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    At the epicenter of communication challenges

    The ground on which we communicate is shaky. Global, technological and generational challenges form the rubbing tectonic plates at the epicenter of these tremors. We are witness to this shaking everyday when we look at our interactions. For example, the Richter scale needle jumps, every time you indulge yourself in your favorite device’s dopamine hit and miss the subtle nuance of a concurrent conversation. A tremor ensues when you get lost in the vague and unclear ramblings of a business colleague’s email. And finally, an aftershock may soon follow the often misunderstood text speak of a Millennial chatting with a more chronologically advanced person. These examples demonstrate that when the global, technological, and generational plates rub together, the very F-word of our communication is disrupted. No… not that naughty…but rather Fidelity. Fidelity represents the highest level striving for our action oriented, high stakes communication. Fidelity is a measure of the accurate transmission of our meaning – what you think, feel and believe. If you are to be successful in the stories you tell, the Powerpoint decks you deliver, or the emails you send, then this F-word…fidelity…must be smoothly achieved. We need to look for tools and approaches to enhance and ensure fidelity by calming the tectonic friction in our communication. Specifically, we must invoke strategies and techniques that help us to be clear, connected, and compelling. To begin, we must focus on the clarity of our messages to buttress the potential challenges that shake up our communication. To do this, we must make sure that all of our important communication is goal based. Who among us hasn’t been victimized by a rambling email sent by a colleague or tortured by being made to sit through our boss’s unorganized and unfocused meeting. Further, it amazes me how much of the time we discover what we’re trying to say, while we’re in the midst of saying it. Having a goal eliminates this type of “public communicative discovery” and provides us with direction and crystalizes our purpose. To me, an effective communication goal has three essential parts: information, emotion, and action. Regardless of if you are writing an email, preparing for a meeting, or giving a TEDx talk, you should start by asking: At the end of my communication, what do I want my audience to know, feel, and do? Not only does this goal provide you with direction. It also gives you a way to assess your communication success. It creates a metric against which you can compare the outcome of what you say. This is far better than the typical success metric I often hear from my clients and students: “I got through it.” Being clear in your communication goal will surely reduce ramblings and tortuous meetings. With your goal firmly in mind, you can use it to help you find a clear structure for your message. We have all heard speakers tell amazing stories that inform, inspire, and ignite our imaginations, and the one thing they all have in common is a logical flow to the information they impart. This logic is encapsulated in a structure and driven by a goal. This logical progression can be starkly compared to the all too common litany of bullet points most slide decks and agendas contain. The bottom line is this: Establishing a specific communication goal enables you to create clear, directed messages. More to come...stay tuned.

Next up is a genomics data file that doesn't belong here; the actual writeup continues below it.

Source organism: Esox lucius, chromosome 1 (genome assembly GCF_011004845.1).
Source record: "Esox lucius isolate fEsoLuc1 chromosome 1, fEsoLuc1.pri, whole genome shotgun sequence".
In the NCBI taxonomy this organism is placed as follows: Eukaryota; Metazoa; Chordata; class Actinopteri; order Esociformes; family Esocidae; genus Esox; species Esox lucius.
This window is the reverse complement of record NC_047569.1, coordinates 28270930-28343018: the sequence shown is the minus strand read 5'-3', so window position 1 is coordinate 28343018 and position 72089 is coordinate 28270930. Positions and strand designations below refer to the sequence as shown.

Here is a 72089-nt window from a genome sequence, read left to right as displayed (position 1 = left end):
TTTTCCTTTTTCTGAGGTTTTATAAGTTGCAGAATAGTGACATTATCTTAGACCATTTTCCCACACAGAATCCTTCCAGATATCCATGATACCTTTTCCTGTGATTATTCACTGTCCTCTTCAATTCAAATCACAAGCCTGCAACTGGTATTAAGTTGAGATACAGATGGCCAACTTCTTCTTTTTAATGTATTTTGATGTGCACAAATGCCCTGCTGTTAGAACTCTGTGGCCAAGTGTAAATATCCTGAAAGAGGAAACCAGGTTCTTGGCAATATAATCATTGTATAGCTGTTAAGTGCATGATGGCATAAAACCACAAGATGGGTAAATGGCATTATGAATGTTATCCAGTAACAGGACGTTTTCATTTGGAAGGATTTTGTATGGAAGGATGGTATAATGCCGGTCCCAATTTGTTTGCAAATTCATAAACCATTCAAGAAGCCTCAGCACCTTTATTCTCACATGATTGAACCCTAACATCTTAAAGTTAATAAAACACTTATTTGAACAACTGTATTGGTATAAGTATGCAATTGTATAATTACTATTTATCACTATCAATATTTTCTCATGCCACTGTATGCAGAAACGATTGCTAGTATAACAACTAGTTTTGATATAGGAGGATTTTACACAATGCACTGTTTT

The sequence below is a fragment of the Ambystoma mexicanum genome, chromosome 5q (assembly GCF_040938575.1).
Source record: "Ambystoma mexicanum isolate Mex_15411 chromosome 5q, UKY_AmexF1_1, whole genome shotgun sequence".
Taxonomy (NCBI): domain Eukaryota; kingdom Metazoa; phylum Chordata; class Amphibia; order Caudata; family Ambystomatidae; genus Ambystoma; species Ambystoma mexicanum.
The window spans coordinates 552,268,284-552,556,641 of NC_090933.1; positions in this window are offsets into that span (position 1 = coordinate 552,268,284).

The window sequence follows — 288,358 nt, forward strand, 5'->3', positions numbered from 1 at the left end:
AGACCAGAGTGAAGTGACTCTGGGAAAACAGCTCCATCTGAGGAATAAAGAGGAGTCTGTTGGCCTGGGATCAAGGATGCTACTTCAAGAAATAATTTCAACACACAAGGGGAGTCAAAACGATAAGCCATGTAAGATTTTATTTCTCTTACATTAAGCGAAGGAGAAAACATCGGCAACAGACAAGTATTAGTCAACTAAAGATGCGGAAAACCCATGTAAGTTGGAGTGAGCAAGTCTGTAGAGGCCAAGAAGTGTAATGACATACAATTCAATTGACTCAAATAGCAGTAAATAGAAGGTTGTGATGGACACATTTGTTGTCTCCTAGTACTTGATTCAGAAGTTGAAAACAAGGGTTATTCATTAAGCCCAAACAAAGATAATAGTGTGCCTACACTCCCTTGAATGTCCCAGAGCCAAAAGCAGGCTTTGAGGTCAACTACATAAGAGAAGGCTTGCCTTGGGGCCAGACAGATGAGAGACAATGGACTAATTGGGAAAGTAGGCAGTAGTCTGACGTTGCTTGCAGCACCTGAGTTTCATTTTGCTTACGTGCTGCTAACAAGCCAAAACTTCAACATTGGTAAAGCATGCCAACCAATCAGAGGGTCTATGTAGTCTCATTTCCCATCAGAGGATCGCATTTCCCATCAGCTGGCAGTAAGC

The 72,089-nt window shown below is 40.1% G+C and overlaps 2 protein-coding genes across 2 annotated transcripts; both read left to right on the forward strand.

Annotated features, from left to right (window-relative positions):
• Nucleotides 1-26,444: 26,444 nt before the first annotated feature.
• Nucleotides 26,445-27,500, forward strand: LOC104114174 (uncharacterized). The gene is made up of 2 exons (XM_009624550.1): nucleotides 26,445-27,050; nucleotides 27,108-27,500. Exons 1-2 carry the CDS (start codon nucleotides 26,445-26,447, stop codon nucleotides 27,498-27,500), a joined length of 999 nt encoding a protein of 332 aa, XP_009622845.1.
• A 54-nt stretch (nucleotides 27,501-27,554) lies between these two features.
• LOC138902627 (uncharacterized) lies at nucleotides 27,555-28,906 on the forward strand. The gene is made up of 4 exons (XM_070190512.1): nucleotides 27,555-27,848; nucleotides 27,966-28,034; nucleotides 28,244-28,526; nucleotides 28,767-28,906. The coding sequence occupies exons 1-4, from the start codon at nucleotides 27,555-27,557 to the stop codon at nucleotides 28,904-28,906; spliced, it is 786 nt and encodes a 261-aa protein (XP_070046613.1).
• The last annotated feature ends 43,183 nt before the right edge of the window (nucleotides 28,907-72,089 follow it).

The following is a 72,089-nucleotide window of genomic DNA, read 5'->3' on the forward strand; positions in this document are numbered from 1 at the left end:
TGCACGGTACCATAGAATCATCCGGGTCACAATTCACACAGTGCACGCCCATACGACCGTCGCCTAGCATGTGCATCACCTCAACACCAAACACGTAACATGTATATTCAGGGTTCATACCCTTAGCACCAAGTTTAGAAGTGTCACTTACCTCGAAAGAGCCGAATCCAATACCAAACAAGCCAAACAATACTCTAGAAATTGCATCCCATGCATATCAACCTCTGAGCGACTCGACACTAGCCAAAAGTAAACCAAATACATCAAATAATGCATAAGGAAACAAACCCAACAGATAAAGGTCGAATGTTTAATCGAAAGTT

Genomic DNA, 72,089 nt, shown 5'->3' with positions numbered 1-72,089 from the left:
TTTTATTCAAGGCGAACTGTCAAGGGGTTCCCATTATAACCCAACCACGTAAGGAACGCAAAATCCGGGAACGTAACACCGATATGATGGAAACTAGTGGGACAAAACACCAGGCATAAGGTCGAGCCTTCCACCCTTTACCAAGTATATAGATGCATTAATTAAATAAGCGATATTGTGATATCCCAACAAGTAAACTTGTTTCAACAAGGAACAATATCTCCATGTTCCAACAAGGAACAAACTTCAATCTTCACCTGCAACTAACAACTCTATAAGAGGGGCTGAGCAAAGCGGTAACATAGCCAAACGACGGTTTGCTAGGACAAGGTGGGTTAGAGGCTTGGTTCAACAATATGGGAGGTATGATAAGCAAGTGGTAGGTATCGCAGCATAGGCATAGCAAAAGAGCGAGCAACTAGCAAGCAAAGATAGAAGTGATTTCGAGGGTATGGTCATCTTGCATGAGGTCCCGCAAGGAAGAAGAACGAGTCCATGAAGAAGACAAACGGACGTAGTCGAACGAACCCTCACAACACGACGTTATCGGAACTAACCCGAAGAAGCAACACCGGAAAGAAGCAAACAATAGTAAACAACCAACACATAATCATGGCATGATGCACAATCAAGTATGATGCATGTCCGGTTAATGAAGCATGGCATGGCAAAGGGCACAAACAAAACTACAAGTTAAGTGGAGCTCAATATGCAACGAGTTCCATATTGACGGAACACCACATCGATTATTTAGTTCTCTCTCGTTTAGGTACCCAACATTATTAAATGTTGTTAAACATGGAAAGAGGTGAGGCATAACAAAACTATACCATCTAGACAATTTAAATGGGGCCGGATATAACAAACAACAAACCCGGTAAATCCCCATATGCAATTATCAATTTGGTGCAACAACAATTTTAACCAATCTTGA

Think Fast. Talk Smart

      Last weekend, I had the honor of delivering my second TEDx talk at TEDx Palo Alto. It was an amazing experience. It will take a few weeks for that video to be ready. In the meantime, I wanted to reshare my first TEDx talk from two years ago at TEDx Monta Vista. Enjoy! TEDx

        Toastcaster 93 Speaking Up without Freaking Out – Matt Abrahams

        [28:08] In this episode Greg Gazin speaks with communications expert Matt Abrahams who shares six of his many techniques to calm presentation jitters and a whole lot more. Matt is an educator and coach who teaches Strategic Communication for Stanford University’s Graduate School of Business and Presentation Skills for Stanford’s Continuing Studies Program. He’s also co-founder of coaching consulting practice Bold Echo Communication Solutions where he helps presenters at all levels of an organization to become more confident and compelling speakers. He’s also the author of the Speaking Up without Freaking Out, now in its 3rd edition. You can also catch Matt on the Toastmasters Podcast, Episode 111, with Greg Gazin and Ryan Levesque where he spoke on how to Be Confident When Caught Off Guard. Matt’s Six techniques are also available as an infographic for quick reference.

          Hit the Mark: Make Complex Ideas Understandable

          6 ways to communicate challenging concepts to an audience.

          Think back to the last time you had that “what the…?” moment when you were listening to someone explain concepts that were highly technical, detailed, or nuanced. You most likely experienced confusion, stupidity, or even anger. We have all been there. Conveying complex information in a clear, concise manner is a huge challenge for communicators of all stripes — scientists, technologists, business professionals, etc.

          In order to make your complex information understandable for your audience, you first need to address some bad habits that get in the way.

          When it comes to communicating, we tend to fall victim to two tendencies: We suffer from the “curse of knowledge,” and we explain things in ways that work best for us, not our audience.

          The curse of knowledge (a term I first encountered in Dan and Chip Heath’s great book Made to Stick) simply means we know too much about our topic. Therefore, we make assumptions about our audience’s knowledge and take shortcuts in our explanations or use jargon. Second, we tend to relay concepts to others in the manner we are most comfortable receiving information. This is to say that if we rely on data and detail to learn, we naturally tend to provide data and detail when we explain. These two communication habits serve to make it more difficult for our audiences to understand and learn from us.

          Taking an audience-centric approach to your communication serves as the antidote to these two tendencies. Rather than start drafting your presentation, email, or meeting agenda by asking, “What do I want to say?” start by asking, “What does my audience need to hear?” In order to answer this, you must first think about what your audience knows and how they go about knowing. This reflection helps you to include information that you might have left out as well as to consider using different ways of explaining, such as stories, images, etc.